Sharks surge to playoff spot, spite Stars in process


For most of Tuesday’s game, it seemed like Kari Lehtonen might will the Dallas Stars to a win. He buckled just enough to allow the San Jose Sharks to score two goals in 30 seconds to lock up a 3-2 win, clinching a 2013 playoff spot – and gravely injuring the Stars’ chances – in the process.

Raffi Torres opened up the scoring only to see Antoine Roussel and Loui Eriksson give the Stars a 2-1 lead early in the second period. Joe Pavelski and Logan Couture then scored those two tallies in blinding speed to make it 3-2.

The Sharks move back into fifth place in the West after the St. Louis Blues briefly leapfrogged them. At this point, San Jose can jostle for positioning with the fourth-seed Los Angeles Kings and the sixth-ranked Blues.

The Stars aren’t mathematically eliminated, especially since they get to face the two teams ahead of them.

Dallas hosts eighth-place Columbus on Thursday and ninth-place Detroit in the final game of its season on Saturday.

That will help the Stars influence the process, but they’re still going to need quite a bit of help to break their postseason drought.

Cocaine in the NHL: A concern, but not a crisis?

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Does the NHL have a cocaine problem?

TSN caught up with deputy commissioner Bill Daly, who provided some fascinating insight:

“The number of [cocaine] positives are more than they were in previous years and they’re going up,” Daly said. “I wouldn’t say it’s a crisis in any sense. What I’d say is drugs like cocaine are cyclical and you’ve hit a cycle where it’s an ‘in’ drug again.”


Daly said that he’d be surprised  “if we’re talking more than 20 guys” and then touched on something that may be a problem: they don’t test it in a “comprehensive way.”

As Katie Strang’s essential ESPN article about the Los Angeles Kings’ tough season explored in June, there are some challenges for testing for a drug like cocaine. That said, there are also some limitations that may raise some eyebrows.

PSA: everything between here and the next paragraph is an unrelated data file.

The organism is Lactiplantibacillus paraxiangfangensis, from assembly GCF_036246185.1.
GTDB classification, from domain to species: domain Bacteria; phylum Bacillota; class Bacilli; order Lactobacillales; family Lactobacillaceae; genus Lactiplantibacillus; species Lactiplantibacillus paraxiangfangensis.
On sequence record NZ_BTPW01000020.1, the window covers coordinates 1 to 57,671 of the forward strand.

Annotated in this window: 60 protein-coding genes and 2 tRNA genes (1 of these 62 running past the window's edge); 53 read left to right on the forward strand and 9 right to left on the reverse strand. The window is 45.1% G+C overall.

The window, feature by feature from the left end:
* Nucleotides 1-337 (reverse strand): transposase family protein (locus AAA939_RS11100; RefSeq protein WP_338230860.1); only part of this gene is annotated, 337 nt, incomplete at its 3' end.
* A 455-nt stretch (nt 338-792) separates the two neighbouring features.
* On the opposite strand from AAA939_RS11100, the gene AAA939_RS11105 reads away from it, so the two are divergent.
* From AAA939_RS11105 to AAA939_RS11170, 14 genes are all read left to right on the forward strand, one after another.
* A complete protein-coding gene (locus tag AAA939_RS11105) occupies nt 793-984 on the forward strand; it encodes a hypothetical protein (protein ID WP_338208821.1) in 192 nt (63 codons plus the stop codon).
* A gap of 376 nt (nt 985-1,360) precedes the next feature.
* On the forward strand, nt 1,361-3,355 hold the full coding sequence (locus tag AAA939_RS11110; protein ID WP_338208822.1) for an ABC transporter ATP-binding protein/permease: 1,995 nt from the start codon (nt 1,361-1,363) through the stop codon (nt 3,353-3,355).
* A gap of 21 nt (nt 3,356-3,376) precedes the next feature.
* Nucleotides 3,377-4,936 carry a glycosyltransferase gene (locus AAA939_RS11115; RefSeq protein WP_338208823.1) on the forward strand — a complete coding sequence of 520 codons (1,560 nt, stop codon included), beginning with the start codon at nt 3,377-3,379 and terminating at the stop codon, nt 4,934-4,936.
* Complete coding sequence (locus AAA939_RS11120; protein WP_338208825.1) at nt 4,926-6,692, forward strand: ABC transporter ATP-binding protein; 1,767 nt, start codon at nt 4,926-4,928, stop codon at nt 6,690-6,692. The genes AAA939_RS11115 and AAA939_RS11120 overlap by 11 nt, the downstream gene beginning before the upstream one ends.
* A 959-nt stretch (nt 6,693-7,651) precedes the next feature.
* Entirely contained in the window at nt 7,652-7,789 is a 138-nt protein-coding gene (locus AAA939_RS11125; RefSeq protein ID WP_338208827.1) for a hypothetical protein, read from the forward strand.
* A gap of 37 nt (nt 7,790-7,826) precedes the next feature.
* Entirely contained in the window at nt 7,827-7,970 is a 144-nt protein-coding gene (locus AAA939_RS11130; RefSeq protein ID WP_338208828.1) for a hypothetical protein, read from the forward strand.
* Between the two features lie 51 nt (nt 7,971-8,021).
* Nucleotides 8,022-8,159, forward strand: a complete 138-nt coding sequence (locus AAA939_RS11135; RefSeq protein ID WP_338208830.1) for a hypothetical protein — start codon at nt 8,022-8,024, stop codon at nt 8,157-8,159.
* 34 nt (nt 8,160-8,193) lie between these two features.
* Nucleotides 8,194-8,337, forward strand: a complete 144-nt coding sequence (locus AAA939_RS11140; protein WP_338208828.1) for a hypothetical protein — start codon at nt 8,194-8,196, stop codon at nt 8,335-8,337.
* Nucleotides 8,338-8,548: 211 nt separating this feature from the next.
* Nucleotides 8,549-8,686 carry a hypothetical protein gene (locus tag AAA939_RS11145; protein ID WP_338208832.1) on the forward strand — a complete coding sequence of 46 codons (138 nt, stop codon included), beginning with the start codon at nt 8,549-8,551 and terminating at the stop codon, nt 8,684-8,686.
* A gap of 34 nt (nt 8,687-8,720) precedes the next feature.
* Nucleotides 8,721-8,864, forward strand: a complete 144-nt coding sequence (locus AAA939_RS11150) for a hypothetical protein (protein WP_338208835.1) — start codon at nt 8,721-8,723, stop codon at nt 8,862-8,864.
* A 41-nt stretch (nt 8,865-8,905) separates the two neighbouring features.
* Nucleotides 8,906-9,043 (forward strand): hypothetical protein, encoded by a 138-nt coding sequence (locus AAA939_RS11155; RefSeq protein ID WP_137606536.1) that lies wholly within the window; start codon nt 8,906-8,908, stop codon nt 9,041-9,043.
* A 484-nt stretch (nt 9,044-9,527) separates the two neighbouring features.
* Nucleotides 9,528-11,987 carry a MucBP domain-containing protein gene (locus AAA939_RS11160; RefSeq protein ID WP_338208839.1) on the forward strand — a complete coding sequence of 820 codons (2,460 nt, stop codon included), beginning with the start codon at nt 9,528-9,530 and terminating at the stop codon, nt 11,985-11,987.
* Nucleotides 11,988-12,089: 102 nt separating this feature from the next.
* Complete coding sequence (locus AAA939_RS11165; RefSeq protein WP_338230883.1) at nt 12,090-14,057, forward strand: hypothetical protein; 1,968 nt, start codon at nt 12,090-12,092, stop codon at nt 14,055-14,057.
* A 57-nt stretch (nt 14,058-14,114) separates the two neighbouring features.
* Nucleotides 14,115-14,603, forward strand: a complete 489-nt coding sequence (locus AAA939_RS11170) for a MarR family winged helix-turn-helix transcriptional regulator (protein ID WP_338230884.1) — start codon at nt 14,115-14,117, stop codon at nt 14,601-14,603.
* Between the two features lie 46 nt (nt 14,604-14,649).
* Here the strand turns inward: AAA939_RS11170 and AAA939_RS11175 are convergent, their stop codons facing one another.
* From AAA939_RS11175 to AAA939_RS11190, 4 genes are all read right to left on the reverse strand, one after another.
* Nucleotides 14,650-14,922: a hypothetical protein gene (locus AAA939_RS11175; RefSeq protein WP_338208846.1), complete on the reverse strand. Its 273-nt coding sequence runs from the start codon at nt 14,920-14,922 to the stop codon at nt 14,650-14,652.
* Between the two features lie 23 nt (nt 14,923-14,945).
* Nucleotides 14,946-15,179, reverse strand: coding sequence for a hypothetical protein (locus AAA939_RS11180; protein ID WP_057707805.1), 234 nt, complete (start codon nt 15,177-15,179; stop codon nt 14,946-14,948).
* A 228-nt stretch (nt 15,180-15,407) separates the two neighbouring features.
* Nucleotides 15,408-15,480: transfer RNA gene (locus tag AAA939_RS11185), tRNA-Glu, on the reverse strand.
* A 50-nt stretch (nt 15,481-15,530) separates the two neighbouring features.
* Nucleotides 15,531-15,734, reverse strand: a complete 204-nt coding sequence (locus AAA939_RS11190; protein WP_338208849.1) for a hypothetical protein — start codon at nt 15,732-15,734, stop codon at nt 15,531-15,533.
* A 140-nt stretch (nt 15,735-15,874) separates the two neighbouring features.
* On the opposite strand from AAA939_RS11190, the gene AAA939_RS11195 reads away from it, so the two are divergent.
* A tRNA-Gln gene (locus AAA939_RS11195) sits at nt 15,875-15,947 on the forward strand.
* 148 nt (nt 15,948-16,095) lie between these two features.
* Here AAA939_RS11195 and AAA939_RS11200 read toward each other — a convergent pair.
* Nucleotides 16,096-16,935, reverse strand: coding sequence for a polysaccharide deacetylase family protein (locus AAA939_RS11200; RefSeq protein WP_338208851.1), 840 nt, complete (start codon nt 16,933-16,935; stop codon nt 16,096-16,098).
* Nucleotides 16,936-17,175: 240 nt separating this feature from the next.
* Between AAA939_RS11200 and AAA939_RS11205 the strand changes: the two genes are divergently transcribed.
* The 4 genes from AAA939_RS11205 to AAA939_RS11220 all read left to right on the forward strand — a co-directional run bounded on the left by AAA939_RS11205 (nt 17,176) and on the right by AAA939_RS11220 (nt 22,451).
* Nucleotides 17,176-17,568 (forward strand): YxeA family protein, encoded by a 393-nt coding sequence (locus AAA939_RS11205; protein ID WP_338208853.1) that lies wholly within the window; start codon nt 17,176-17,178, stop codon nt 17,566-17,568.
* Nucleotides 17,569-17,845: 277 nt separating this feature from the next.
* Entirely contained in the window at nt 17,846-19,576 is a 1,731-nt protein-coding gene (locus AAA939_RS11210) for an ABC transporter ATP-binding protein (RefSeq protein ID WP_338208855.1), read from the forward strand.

For one, it metabolizes quickly. Michael McCabe, a Philadelphia-based toxicology expert who works for Robson Forensic, told ESPN.com that, generally speaking, cocaine filters out of the system in two to four days, making it relatively easy to avoid a flag in standard urine tests.

The NHL-NHLPA’s joint drug-testing program is not specifically designed to target recreational drugs such as cocaine or marijuana. The Performance Enhancing Substances Program is put into place to do exactly that — screen for performance-enhancing drugs.

So, are “party drugs” like cocaine and molly an issue for the NHL?

At the moment, the answer almost seems to be: “the league hopes not.”

Daly goes into plenty of detail on the issue, so read the full TSN article for more.

Jason Demers tweets #FreeTorres, gets mocked

Los Angeles Kings v San Jose Sharks - Game One

Following his stunning 41-game suspension, it looks like Raffi Torres has at least one former teammate in his corner.

We haven’t yet seen how the San Jose Sharks or the NHLPA are reacting to the league’s hammer-dropping decision to punish Torres for his Torres-like hit on Jakob Silfverberg, but Jason Demers decided to put in a good word for Torres tonight.

It was a simple message: “#FreeTorres.”

Demers, now of the Dallas Stars, was once with Torres and the Sharks. (In case this post’s main image didn’t make that clear enough already.)

Perhaps this will become “a thing” at some point.

So far, it seems like it’s instead “a thing (that people are making fun of).”

… You get the idea.

The bottom line is that there are some who either a) blindly support Torres because they’re Sharks fans or b) simply think that the punishment was excessive.

The most important statement came from the Department of Player Safety, though.